NHS-speak 'demeaning to patients'

Terms such as "frequent flyers" and "bed-blockers", used by ministers and NHS staff to describe patients, are demeaning, the patients' tsar says. Harry Cayton said such negative words shifted blame to patients and should be avoided, the Royal Society of Medicine journal said. Frequent flyers - patients who are in and out of hospital - and bed-blockers are common phrases in the NHS. The Department of Health said it would take the comments on board.

Mr Cayton, the national director for patients and the public, said of the term frequent flyers: "It implies that somehow these people want regular trips to hospital, that they are collecting points, that they enjoy the health and life-threatening roundabout of continual admission, treatment and discharge." Other phrases, such as bed-blockers, shifted the blame from the NHS to the patient, and further examples of labels included referring to those who do not turn up for appointments as "DNAs".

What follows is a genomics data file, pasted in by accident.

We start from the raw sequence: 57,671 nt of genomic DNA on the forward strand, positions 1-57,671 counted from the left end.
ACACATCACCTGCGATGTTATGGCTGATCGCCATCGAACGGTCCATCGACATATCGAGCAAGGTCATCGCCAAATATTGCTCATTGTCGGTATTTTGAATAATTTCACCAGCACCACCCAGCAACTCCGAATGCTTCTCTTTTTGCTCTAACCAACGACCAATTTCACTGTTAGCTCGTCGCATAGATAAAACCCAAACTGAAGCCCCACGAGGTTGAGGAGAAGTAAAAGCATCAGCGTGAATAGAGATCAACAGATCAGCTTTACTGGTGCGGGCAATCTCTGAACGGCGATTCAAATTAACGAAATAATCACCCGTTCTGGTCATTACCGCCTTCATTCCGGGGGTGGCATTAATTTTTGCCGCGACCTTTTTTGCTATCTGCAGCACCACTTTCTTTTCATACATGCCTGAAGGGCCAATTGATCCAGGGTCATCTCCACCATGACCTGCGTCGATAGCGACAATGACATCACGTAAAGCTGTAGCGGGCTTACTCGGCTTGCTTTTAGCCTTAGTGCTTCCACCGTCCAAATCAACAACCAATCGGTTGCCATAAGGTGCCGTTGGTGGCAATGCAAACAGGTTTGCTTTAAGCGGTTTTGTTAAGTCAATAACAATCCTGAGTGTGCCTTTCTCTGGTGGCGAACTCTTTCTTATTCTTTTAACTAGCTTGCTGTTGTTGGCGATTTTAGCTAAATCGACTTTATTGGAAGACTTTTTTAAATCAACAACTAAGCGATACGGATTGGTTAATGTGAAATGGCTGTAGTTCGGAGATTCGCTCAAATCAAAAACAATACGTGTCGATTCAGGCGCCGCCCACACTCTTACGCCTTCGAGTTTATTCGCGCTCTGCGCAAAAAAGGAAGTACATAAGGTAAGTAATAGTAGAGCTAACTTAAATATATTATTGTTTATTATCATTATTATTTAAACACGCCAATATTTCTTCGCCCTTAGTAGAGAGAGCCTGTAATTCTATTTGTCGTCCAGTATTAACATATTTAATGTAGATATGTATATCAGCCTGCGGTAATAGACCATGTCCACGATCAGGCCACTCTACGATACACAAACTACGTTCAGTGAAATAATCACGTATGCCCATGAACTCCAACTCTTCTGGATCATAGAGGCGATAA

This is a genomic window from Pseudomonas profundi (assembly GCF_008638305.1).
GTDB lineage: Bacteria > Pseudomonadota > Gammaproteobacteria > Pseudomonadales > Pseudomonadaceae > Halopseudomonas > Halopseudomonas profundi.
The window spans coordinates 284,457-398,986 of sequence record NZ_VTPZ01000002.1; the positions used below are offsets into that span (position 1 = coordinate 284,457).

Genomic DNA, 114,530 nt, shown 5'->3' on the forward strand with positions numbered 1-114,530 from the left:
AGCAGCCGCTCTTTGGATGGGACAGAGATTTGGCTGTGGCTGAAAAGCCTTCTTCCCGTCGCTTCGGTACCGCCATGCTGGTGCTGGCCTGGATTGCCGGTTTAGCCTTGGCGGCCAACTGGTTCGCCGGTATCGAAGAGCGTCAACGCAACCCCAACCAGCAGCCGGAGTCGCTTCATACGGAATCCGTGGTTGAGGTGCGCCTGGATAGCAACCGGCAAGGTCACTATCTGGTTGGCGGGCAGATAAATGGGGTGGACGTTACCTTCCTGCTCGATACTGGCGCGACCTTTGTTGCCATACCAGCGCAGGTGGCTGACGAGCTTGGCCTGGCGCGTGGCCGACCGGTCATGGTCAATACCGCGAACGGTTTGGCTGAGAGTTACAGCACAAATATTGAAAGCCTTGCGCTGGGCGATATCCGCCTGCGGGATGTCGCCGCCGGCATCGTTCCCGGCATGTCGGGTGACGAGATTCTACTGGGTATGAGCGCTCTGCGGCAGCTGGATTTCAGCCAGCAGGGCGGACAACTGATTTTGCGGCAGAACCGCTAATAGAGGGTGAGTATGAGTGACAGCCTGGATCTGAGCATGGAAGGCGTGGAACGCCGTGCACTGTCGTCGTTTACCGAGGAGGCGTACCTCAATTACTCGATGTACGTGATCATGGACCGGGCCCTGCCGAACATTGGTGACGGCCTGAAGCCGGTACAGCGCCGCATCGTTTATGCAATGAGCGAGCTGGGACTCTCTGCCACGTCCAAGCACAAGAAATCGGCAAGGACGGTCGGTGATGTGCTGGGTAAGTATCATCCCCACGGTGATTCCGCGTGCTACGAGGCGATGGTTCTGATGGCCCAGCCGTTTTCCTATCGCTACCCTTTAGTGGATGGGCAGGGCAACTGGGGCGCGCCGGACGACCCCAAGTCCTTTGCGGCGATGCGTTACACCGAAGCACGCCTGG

He also attacked the use of words like "dement" to describe somebody with Alzheimer's disease. He added: "Labelling people in this way is the most common way in which the NHS dehumanises those it is supposed to care for." He said most of the language was used to describe elderly people, possibly reflecting an ageist culture. "Older people generally use the health service most often but they are also sometimes the least able to speak up for themselves, the most vulnerable."

Mr Cayton said he understood that health workers needed to create distance due to the stresses of the job, but added they should find other ways of achieving that distance. A Department of Health spokesman said: "It is important that we are sensitive to the terms patients do not find acceptable. "Harry Cayton is one of our very valued National Directors and an incredibly experienced champion for patients' rights. "We welcome his views and will take this feedback on board."